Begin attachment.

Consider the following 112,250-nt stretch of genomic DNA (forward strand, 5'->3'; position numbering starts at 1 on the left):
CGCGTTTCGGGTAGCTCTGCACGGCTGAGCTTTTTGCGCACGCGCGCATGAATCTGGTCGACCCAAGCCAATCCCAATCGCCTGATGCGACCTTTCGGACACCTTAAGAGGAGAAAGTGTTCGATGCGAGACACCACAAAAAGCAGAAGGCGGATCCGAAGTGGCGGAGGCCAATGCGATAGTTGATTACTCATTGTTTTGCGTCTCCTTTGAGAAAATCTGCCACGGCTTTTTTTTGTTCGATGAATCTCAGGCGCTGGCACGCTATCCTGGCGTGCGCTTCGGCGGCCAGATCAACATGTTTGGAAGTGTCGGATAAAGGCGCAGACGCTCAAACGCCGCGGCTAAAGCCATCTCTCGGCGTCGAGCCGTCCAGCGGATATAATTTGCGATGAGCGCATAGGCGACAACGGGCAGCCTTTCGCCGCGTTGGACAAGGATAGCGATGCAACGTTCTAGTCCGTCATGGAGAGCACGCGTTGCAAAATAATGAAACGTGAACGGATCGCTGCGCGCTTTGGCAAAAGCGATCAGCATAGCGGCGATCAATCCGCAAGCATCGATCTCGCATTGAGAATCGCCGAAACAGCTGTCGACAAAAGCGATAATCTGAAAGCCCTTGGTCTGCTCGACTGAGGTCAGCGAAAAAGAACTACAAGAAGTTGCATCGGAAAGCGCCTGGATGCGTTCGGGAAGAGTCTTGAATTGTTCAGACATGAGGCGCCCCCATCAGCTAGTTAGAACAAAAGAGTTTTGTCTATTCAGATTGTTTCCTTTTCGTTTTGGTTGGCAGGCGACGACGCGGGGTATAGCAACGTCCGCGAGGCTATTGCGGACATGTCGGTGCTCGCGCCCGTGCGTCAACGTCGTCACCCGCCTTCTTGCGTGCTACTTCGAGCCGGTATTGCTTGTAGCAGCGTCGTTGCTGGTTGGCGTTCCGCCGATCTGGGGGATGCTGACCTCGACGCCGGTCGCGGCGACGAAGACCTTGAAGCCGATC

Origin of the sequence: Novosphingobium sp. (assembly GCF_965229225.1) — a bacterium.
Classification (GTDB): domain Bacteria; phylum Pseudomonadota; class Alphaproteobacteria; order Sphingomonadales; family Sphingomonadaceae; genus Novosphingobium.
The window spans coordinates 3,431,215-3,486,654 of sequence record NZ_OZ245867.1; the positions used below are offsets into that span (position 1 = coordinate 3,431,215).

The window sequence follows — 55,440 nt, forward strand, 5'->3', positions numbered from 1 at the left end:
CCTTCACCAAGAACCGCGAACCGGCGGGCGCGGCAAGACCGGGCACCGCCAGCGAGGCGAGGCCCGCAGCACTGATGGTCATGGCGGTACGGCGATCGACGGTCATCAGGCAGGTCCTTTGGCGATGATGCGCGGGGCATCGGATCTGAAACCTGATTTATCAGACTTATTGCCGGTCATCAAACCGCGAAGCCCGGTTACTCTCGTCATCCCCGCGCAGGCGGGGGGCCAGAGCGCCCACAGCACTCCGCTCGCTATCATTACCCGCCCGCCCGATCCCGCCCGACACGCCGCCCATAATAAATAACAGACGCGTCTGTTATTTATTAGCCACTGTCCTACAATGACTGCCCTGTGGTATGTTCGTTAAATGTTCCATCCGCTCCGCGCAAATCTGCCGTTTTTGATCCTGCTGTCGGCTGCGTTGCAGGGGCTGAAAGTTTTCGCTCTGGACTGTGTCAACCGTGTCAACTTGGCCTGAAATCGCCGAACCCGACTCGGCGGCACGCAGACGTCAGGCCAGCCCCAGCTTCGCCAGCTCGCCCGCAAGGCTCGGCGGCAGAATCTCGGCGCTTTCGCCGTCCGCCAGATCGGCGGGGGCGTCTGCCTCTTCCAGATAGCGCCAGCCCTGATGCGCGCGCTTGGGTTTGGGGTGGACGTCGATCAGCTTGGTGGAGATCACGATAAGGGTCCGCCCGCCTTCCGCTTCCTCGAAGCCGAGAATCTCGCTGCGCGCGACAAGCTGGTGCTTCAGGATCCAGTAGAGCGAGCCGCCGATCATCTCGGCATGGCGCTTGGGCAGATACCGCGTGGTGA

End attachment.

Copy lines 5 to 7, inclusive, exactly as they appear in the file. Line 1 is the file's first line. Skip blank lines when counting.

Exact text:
The window spans coordinates 3,431,215-3,486,654 of sequence record NZ_OZ245867.1; the positions used below are offsets into that span (position 1 = coordinate 3,431,215).

The window sequence follows — 55,440 nt, forward strand, 5'->3', positions numbered from 1 at the left end:
CCTTCACCAAGAACCGCGAACCGGCGGGCGCGGCAAGACCGGGCACCGCCAGCGAGGCGAGGCCCGCAGCACTGATGGTCATGGCGGTACGGCGATCGACGGTCATCAGGCAGGTCCTTTGGCGATGATGCGCGGGGCATCGGATCTGAAACCTGATTTATCAGACTTATTGCCGGTCATCAAACCGCGAAGCCCGGTTACTCTCGTCATCCCCGCGCAGGCGGGGGGCCAGAGCGCCCACAGCACTCCGCTCGCTATCATTACCCGCCCGCCCGATCCCGCCCGACACGCCGCCCATAATAAATAACAGACGCGTCTGTTATTTATTAGCCACTGTCCTACAATGACTGCCCTGTGGTATGTTCGTTAAATGTTCCATCCGCTCCGCGCAAATCTGCCGTTTTTGATCCTGCTGTCGGCTGCGTTGCAGGGGCTGAAAGTTTTCGCTCTGGACTGTGTCAACCGTGTCAACTTGGCCTGAAATCGCCGAACCCGACTCGGCGGCACGCAGACGTCAGGCCAGCCCCAGCTTCGCCAGCTCGCCCGCAAGGCTCGGCGGCAGAATCTCGGCGCTTTCGCCGTCCGCCAGATCGGCGGGGGCGTCTGCCTCTTCCAGATAGCGCCAGCCCTGATGCGCGCGCTTGGGTTTGGGGTGGACGTCGATCAGCTTGGTGGAGATCACGATAAGGGTCCGCCCGCCTTCCGCTTCCTCGAAGCCGAGAATCTCGCTGCGCGCGACAAGCTGGTGCTTCAGGATCCAGTAGAGCGAGCCGCCGATCATCTCGGCATGGCGCTTGGGCAGATACCGCGTGGTGA